Hick's approach to the problem of evil follows from this. He sees evil as something to be tackled and overcome, but with the hope that, ultimately, it will be seen as part of an overall divine plan. In this sense, evil is a necessary evil, without which there can be no spiritual growth:

"A world without problems, difficulties, perils, and hardships would be morally static. For moral and spiritual growth comes through response to challenges; and in a paradise there would be no challenges,"

Hick describes the world as 'a vale of soul making' - an environment within which people can grow.

Is the world still developing, working towards a perfection that lies in the future? Is the structure of the world (along with everything in it, good and bad) the means by which growth can take place? The argument from design and the moral argument have a contribution to make to this point of view. Darwin's evolution through natural selection is based on the facts of suffering and death, which allow only the strongest members of a species to survive and breed. Without suffering and death, no evolution! In Marxist theory the class struggle, with all the suffering that it involves, is the means of bringing about a classless society in the future.

The Free Will Defence

Might it not have been possible for God to create a world in which there was no moral evil, because everyone freely chose to do what was right? If such a world were a logical possibility, then God stands accused of not having made a possible world in which there was no moral evil.

God's position is defended by what is generally called 'the free will defence'. It runs like this:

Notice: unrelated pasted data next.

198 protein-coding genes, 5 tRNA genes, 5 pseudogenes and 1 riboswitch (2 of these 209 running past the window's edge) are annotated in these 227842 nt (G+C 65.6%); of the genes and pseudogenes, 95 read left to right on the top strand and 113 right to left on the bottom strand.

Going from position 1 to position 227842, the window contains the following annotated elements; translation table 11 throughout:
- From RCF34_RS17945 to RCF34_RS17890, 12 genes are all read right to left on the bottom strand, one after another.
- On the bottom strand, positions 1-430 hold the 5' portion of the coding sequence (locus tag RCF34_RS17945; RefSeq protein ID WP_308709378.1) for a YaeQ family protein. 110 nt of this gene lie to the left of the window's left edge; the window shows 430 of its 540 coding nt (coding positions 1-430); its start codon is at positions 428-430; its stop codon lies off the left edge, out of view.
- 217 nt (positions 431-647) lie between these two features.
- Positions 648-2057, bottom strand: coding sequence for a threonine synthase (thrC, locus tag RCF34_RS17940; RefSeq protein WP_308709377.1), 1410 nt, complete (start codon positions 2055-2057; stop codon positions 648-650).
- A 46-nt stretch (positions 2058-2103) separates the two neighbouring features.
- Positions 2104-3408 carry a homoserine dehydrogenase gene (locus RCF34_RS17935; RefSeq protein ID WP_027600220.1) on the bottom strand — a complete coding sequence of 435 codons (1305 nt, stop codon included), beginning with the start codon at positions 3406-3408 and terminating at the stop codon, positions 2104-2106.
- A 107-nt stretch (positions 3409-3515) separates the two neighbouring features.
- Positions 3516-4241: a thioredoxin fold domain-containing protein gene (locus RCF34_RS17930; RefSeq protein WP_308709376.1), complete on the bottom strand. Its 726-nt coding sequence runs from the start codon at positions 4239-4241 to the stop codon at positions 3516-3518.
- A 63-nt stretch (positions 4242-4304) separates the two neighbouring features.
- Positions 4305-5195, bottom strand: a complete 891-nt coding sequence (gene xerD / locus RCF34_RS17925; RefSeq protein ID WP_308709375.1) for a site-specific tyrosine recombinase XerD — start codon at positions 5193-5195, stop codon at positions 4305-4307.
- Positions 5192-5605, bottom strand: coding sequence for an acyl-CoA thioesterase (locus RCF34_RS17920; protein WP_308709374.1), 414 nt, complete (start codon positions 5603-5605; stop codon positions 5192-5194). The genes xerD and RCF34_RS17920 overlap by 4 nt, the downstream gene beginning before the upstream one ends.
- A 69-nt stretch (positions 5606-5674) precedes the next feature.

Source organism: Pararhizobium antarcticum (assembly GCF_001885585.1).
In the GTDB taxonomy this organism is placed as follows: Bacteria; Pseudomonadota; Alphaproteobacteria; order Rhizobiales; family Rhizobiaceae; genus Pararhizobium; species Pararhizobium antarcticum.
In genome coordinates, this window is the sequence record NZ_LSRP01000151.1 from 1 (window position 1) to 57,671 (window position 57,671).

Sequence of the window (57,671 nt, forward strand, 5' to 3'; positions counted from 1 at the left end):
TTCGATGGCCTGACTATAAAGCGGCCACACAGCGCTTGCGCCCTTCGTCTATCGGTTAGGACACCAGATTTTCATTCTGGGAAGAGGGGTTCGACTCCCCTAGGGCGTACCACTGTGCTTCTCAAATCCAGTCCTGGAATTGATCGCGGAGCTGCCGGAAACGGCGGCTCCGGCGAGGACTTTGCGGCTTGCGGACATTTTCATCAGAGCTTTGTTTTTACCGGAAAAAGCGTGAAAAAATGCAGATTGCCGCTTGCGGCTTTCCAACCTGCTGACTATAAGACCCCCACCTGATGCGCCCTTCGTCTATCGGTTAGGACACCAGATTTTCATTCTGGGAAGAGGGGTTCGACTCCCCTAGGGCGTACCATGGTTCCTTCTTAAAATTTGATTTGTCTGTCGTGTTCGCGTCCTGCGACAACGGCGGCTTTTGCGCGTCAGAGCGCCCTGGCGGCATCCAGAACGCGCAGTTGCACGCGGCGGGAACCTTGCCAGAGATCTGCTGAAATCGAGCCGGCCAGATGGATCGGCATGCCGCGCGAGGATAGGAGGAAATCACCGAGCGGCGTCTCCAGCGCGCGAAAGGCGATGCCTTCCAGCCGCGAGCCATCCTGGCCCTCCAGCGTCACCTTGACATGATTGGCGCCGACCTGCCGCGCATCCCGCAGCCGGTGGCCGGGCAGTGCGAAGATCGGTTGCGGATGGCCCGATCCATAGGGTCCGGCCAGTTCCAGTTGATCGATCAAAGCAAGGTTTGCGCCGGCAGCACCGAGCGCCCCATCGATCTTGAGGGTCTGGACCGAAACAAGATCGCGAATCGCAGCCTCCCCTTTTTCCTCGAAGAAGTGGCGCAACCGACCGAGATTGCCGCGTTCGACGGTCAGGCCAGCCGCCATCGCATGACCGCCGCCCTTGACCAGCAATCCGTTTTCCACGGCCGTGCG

Swinburn has presented this argument very starkly. He points out that, for a moral choice to be real, you need depravity, in other words, you need to want what is wrong and then decide to reject it. But, he makes an important distinction between the possibility of evil and the fact of evil:

"This depravity is itself an evil which is a necessary condition of a greater good. It makes possible a choice made seriously and deliberately, because made in the face of a genuine alternative. I stress that, according to the free will defence, it is the natural possibility of moral evil, which is the necessary condition of the greater good, not the actual evil itself. Whether that occurs is (through God's choice) outside God's control and up to us."

One possible way of counteracting this claim that God, if he is all-powerful, should be able to make people freely choose what is good. Both alternatives are there, but the evil one will never be taken. But is that freedom?

A Greater Good

The implication of the 'free will defence' (and, indeed, the Irenaean approach that lies behind it) is that it is better to have a world in which people are free to choose evil, rather a world in which they are not free at all. Human freedom is the greater good, for the sake of which we have to cope with mass murder, abuse of children, torture and the like.

The implication is that an all-knowing God weighed the evil of all these horrendous things against the benefit of human freedom, and chose freedom. Can that be justified?

A classic example of the argument against such a choice is given in Dostoyevsky's The Brothers Karamazov (Book 5 Chapter 4).

There is a gruesome story of a child who, for a minor misdemeanour, is punished by being torn apart by hounds in front of his parents. Dostoyevsky presents the case for saying that no end can ever justify such means. Whatever benefits might come from it, nothing could ever justify the torture of an innocent child. Ivan Karamazov says to Alyosha:

"If the suffering of children go to swell the sufferings which was necessary to pay for truth, then I protest the truth was not worth the price."